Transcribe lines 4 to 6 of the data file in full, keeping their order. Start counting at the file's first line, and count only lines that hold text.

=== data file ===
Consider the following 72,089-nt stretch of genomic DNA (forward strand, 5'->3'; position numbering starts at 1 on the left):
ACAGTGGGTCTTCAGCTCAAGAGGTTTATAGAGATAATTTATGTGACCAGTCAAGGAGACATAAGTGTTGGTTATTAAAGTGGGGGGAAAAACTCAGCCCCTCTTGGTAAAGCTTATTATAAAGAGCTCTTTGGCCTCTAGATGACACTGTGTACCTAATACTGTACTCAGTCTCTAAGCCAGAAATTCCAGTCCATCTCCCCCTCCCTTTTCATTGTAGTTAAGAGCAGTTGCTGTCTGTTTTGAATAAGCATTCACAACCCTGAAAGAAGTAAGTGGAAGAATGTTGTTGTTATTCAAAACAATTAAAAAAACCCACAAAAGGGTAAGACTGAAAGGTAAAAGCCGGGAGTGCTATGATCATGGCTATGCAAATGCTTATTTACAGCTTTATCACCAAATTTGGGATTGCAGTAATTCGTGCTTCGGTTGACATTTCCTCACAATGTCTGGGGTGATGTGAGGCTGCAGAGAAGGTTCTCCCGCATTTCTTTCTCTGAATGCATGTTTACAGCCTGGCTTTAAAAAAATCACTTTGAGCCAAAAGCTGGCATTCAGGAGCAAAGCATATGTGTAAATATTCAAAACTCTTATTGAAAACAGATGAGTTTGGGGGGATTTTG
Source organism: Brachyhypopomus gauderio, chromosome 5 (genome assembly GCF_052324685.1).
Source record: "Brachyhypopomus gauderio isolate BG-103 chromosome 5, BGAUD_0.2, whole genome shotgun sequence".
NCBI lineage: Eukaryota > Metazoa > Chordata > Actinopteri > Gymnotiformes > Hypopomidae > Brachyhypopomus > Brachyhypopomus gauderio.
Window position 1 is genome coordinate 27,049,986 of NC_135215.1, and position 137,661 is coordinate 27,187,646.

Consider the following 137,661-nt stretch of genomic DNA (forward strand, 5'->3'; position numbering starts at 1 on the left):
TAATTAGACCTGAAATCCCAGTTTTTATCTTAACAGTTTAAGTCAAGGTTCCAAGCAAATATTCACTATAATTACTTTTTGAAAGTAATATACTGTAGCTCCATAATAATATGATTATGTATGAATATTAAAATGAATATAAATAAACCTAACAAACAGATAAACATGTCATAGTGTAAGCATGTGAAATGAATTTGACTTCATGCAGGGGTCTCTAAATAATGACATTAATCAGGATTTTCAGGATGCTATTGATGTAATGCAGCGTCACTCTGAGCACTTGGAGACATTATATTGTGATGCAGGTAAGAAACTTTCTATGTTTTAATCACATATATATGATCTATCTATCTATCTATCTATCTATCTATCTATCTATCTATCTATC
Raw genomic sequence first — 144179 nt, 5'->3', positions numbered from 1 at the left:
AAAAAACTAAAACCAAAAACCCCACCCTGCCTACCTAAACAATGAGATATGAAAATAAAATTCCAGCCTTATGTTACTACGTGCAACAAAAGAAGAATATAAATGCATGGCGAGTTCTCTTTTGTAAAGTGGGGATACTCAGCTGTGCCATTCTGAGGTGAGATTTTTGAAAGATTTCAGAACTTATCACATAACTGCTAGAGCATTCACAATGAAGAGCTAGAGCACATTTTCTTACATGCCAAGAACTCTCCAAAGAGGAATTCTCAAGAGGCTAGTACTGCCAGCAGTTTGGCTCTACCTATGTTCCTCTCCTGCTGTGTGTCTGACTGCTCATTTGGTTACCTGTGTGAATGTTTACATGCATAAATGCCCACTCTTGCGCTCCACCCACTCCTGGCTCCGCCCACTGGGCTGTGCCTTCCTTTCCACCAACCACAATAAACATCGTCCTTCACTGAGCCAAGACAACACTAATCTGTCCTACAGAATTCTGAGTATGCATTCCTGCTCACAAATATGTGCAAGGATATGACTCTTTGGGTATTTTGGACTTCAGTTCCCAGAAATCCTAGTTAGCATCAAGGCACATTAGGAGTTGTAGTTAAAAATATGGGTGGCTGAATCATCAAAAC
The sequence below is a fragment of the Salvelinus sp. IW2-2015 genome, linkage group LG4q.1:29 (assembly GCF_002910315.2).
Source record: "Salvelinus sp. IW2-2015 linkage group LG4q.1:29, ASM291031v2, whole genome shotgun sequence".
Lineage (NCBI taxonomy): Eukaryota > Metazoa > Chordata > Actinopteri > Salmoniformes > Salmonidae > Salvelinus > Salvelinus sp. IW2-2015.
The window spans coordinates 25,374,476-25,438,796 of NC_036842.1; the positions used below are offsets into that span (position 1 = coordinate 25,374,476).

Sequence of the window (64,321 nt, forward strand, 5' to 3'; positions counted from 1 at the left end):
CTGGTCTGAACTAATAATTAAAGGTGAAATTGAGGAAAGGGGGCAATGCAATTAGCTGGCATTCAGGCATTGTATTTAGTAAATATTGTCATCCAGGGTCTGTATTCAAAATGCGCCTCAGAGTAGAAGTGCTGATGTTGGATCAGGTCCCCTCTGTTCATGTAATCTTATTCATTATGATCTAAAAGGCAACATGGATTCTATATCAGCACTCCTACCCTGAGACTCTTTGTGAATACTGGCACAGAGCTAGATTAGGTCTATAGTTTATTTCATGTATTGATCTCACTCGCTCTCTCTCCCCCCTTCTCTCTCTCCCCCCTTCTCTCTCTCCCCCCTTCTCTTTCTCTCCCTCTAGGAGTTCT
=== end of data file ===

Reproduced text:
Source record: "Brachyhypopomus gauderio isolate BG-103 chromosome 5, BGAUD_0.2, whole genome shotgun sequence".
NCBI lineage: Eukaryota > Metazoa > Chordata > Actinopteri > Gymnotiformes > Hypopomidae > Brachyhypopomus > Brachyhypopomus gauderio.
Window position 1 is genome coordinate 27,049,986 of NC_135215.1, and position 137,661 is coordinate 27,187,646.